Bellamy Foster and his colleagues concluded that this was a typical example of “ecological imperialism” that brutally gave impetus to the “enormous net flow of ecological resources from South to North” and facilitated labour conditions that Marx called “worse than slavery”.43 Crucial to this story was that the extraction of guano from Peru’s islands and coastline was organised by colonial trading companies. The trade 86 WHYTE 9781526146984 PRINT.indd 86 29/06/2020 14:40 From colonialism to ecocide to Britain was organised by Anthony Gibb and Son (now part of the

in Ecocide
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Gabriele Griffin and Doris Leibetseder

struggle. (Precarias a la deriva, 2004 : n.p.) Our concept of bioprecarity follows on from their intent to communicate their precarious work and life positions, as we analyse different situations dealing with bioprecarity and how those thus precarized handle their precarious situations. The concept of the precariat became widely known during the massive protests in France in the winter of 2006 against the dismantling of the French and European welfare states (LaVaque-Manty, 2009 ). Guy Standing ( 2011 ) popularized the term to describe new labour conditions (see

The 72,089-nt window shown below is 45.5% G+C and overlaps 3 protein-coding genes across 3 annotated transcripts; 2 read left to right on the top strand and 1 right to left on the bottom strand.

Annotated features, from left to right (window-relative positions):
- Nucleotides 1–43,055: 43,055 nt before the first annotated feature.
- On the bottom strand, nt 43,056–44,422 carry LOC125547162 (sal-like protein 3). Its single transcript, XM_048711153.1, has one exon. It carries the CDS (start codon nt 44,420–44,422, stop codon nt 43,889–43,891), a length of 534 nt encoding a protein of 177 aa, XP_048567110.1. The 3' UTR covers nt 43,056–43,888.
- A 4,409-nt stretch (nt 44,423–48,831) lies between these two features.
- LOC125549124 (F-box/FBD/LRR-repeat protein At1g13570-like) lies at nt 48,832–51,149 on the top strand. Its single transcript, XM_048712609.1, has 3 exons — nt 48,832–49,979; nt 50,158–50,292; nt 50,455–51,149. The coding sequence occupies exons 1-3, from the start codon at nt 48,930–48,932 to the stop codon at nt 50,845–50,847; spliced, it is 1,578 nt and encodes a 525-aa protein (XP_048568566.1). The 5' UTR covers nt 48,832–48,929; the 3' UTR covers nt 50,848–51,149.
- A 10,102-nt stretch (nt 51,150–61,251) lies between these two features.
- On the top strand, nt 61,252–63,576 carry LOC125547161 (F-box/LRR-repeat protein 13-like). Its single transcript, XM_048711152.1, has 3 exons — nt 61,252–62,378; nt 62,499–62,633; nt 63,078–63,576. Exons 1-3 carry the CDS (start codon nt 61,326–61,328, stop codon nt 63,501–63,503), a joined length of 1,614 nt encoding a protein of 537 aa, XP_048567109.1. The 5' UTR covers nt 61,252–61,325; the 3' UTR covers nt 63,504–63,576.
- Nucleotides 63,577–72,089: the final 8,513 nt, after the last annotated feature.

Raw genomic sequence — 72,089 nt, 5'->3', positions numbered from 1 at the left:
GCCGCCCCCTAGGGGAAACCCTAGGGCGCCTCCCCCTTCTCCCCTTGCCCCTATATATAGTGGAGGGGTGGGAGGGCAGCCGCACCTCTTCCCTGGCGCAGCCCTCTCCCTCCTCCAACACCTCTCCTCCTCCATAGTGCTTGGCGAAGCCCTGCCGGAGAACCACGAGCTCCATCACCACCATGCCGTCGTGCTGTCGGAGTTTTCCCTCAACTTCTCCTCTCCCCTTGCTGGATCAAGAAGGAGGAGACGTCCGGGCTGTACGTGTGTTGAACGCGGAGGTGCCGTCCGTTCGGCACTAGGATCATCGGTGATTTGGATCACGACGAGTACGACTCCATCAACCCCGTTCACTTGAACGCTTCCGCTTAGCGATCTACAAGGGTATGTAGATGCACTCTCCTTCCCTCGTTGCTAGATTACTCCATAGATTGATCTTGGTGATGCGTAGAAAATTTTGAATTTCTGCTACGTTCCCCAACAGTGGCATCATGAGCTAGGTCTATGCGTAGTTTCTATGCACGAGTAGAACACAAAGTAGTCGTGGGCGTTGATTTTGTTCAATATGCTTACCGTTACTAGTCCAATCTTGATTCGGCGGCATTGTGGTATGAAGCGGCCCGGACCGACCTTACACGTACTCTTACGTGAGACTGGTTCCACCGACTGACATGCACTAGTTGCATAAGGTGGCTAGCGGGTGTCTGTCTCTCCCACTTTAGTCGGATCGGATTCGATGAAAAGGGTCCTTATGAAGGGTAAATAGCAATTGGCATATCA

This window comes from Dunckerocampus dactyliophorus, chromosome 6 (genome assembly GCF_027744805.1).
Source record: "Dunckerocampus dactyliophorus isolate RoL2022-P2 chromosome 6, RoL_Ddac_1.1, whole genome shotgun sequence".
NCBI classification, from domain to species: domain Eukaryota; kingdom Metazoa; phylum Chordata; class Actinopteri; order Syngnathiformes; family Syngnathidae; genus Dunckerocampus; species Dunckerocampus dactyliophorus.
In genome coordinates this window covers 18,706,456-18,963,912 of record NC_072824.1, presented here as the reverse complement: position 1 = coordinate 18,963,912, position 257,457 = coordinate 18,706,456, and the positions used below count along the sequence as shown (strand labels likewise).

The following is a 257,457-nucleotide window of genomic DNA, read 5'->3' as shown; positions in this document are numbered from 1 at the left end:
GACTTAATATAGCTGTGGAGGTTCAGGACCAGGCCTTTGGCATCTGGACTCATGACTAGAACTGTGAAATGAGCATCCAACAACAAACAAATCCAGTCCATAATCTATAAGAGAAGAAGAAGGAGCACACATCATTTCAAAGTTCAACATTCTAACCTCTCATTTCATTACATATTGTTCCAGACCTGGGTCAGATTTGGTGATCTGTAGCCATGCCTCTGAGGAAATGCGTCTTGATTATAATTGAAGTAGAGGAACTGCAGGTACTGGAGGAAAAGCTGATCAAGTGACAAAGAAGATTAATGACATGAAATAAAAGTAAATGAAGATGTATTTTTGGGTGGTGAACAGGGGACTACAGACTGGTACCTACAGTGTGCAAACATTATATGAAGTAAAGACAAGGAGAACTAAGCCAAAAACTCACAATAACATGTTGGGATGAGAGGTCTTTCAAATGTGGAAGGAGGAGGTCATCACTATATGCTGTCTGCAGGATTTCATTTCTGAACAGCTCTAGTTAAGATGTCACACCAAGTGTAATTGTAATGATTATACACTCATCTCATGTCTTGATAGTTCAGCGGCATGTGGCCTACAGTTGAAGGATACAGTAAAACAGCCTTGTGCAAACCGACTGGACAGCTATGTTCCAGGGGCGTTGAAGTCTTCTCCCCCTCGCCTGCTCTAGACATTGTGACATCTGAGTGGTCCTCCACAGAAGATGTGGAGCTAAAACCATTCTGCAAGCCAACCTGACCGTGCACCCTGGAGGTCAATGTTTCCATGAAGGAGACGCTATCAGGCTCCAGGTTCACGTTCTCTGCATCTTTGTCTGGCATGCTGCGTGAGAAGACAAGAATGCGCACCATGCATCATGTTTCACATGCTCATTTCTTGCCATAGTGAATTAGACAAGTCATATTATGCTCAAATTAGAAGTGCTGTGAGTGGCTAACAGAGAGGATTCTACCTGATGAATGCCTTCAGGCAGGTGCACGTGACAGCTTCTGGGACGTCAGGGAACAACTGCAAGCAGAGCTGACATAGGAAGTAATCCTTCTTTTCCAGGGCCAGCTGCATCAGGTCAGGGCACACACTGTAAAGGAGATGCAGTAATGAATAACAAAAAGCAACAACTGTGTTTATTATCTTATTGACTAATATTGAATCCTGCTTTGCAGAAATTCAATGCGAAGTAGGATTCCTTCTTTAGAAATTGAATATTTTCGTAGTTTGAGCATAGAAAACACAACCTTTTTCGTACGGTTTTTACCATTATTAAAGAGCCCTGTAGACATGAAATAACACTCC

in Bodily interventions and intimate labour
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Material methods for exploring food and cooking
Sarah Marie Hall, Laura Pottinger, Megan Blake, Susanna Mills, Christian Reynolds, and Wendy Wrieden

through a series of production and consumption practices has been of intense interest to social scientists, particularly for how it intersects with ideas about workers’ rights and labour conditions, waste and resource use, and the cultural place of consumer goods in everyday life. Here, the commodity is depicted as having a ‘lifespan’ or a ‘life history’ (Appadurai, 1986 ; Cook et al . , 2004 ; Cook, Crang and Thorpe, 2004 ), stretching from the processes of production onwards. This progression of food as material, from raw product to disposal (as the product

in Mundane Methods